The Joy Fermentable
These pickles will save your produce and your time! Plus a review of the 90's sitcom, Dinosaurs, a brief discussion on reconciling the dark past of American food, and my recipe for stuffed pumpkins.
Fall is in full swing which means it’s time to dismantle our summer gardens. That final harvest gifts us with A LOT of delicious produce at different stages of ripeness ranging from “I’m so green that not even a few nights in a paper bag will ripen me” to “you need to eat me yesterday.”
Sure, you can pickle those green tomatoes and make some corn salsa with those last corn cobs and peppers, but if you don’t have time to spend hours in the kitchen cooking your vegetables, sanitizing jars, and boiling your canned goods, then try lacto-fermentation.
Fermentation sounds intimidating. When we think of fermentation, we think about fermenting wine, cheese, beer — all things that require complex sterilization processes and specific tools to pull off safely. Even with simpler fermentation projects like lacto-fermentation and sourdough starters, the idea of leaving something to “ferment” and build up bacteria on our kitchen countertops feels counterintuitive to the way many of us were taught to safely preserve our foods. Leaving foods out at room temperature is not a normal activity in some households but it should be (and it’s growing in popularity). Fermentation has existed for thousands of years and appears in cultures all over the world. Think sauerkraut in Germany and kimchi in Korea.
To start, all you need is a brine of about 2 cups of water to 1 tablespoon of salt. Layer the vegetables you want to preserve in a jar and once its filled, submerge the veggies with your brine. Some of the vegetables are going to float, so you’ll need a weight of some kind. There are a bunch of free, homemade weights you can make, but if this is something you’re willing to explore, I suggest these glass fermentation weights on Amazon, but make sure that you get the right size (as in, are you working with “regular mouth” or “wide mouth” jars). Once your produce is fully submerged in the jar, put the lid on top but don’t close it — fermentation creates CO2 gasses, and those gasses are going to need to escape! Set the jar on your kitchen countertop at room temperature (ideally anywhere from 65 - 75 degrees Fahrenheit) and check up on it every few days by giving it a smell or taste to see if it’s reached your ideal pickle flavor. It generally takes one to two weeks depending on a bunch of variables like the ratio of salt to water in your brine and room temperature — which are also factors you can tweak to influence the flavor!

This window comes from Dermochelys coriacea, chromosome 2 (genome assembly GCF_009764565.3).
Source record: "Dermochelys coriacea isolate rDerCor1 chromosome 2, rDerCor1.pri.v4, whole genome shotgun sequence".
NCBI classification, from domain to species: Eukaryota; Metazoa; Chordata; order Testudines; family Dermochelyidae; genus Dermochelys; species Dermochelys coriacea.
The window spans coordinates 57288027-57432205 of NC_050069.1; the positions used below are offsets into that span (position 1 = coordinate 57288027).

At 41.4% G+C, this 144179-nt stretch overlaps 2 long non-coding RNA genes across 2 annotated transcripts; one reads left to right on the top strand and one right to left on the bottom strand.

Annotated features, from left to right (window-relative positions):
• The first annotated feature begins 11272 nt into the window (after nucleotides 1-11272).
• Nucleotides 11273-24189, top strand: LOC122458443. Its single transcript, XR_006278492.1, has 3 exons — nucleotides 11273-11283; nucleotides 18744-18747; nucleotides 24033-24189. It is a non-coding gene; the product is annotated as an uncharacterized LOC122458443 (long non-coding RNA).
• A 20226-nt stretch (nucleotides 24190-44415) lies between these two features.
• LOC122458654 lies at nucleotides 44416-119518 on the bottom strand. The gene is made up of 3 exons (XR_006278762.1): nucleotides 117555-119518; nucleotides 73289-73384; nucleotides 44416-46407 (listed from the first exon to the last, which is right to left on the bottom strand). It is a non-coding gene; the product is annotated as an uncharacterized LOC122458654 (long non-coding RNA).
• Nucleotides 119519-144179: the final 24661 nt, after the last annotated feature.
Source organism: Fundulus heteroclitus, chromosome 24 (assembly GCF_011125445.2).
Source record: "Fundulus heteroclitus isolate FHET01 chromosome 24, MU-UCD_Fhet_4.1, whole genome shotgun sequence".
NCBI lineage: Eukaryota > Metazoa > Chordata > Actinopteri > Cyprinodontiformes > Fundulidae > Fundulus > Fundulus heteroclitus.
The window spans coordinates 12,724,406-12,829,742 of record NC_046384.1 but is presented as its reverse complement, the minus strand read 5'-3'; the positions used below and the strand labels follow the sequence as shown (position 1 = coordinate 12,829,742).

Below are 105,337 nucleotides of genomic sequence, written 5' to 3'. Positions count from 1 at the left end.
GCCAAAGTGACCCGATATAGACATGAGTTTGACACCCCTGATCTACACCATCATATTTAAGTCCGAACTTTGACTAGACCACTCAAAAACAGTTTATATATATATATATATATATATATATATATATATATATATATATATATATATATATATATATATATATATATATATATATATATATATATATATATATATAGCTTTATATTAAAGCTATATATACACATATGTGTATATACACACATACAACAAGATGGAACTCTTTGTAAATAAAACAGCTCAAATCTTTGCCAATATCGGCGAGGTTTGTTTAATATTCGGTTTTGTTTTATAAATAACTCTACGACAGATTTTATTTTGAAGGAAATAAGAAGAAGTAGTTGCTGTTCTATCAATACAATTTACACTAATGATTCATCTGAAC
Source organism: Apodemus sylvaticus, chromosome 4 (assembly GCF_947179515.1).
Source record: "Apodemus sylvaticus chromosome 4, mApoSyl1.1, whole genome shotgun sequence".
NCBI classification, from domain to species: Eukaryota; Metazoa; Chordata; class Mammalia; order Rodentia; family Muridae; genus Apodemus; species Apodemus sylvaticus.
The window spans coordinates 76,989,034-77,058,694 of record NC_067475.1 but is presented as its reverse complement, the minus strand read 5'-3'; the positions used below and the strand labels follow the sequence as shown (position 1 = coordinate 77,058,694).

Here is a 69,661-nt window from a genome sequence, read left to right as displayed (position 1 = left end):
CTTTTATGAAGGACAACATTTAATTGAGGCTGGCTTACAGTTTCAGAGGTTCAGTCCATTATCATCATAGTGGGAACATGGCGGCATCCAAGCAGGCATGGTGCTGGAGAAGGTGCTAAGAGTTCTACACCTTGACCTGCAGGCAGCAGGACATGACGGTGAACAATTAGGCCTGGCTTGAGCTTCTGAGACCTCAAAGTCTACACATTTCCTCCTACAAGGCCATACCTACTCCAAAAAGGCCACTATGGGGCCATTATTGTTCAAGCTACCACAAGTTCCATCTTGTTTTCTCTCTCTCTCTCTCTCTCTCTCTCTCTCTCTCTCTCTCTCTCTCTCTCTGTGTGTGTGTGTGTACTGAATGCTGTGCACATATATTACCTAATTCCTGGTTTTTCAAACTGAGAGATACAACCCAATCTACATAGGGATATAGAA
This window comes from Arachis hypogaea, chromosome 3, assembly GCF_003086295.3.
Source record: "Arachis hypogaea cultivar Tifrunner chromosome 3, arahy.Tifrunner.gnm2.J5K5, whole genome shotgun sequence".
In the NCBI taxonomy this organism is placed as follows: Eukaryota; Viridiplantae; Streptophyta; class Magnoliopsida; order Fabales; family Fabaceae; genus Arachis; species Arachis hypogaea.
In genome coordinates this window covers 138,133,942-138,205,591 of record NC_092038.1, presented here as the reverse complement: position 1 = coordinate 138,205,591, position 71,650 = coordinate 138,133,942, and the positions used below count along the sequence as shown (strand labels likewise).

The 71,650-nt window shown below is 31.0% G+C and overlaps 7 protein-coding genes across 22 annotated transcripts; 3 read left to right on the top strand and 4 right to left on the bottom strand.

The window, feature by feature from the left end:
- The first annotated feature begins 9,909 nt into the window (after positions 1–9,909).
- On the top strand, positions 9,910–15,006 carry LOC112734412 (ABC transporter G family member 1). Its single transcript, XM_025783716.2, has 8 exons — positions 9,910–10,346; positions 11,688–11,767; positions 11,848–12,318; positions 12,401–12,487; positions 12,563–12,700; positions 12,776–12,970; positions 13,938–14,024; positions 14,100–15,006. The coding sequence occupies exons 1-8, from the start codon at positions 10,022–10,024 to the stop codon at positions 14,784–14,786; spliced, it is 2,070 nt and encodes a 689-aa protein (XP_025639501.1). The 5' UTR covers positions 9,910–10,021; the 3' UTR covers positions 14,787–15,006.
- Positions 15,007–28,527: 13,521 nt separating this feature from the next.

It’s very hard for anything to go wrong. Honestly, the only common mishap is if some of the vegetables aren’t fully submerged in the brine. Some mold might start growing, but if it’s not too bad, you can just toss those few veggies from the top — everything else that’s been in the brine should be safe. Also, your nose is going to tip you off if something has gone seriously wrong. If it smells tangy and your mouth starts watering, go for it! If it’s putrid and gross, don’t eat it.
You can check watch the step by step process in this segment I did for WHYY’s You Oughta Know!
This is great for when you have a ton of vegetables that you can’t eat fast enough and for veggies that are maybe a day or two away from getting thrown out. It’s also a great project for misfit veggies. I had a lot of zucchini this year that didn’t get pollinated properly and got root rot because I didn’t fertilize them enough. Though they were small and misshapen, they turned into incredibly tangy and crispy pickles.
Click on the Instagram post to watch how this batch of zucchini pickles came together!
What’s coming up: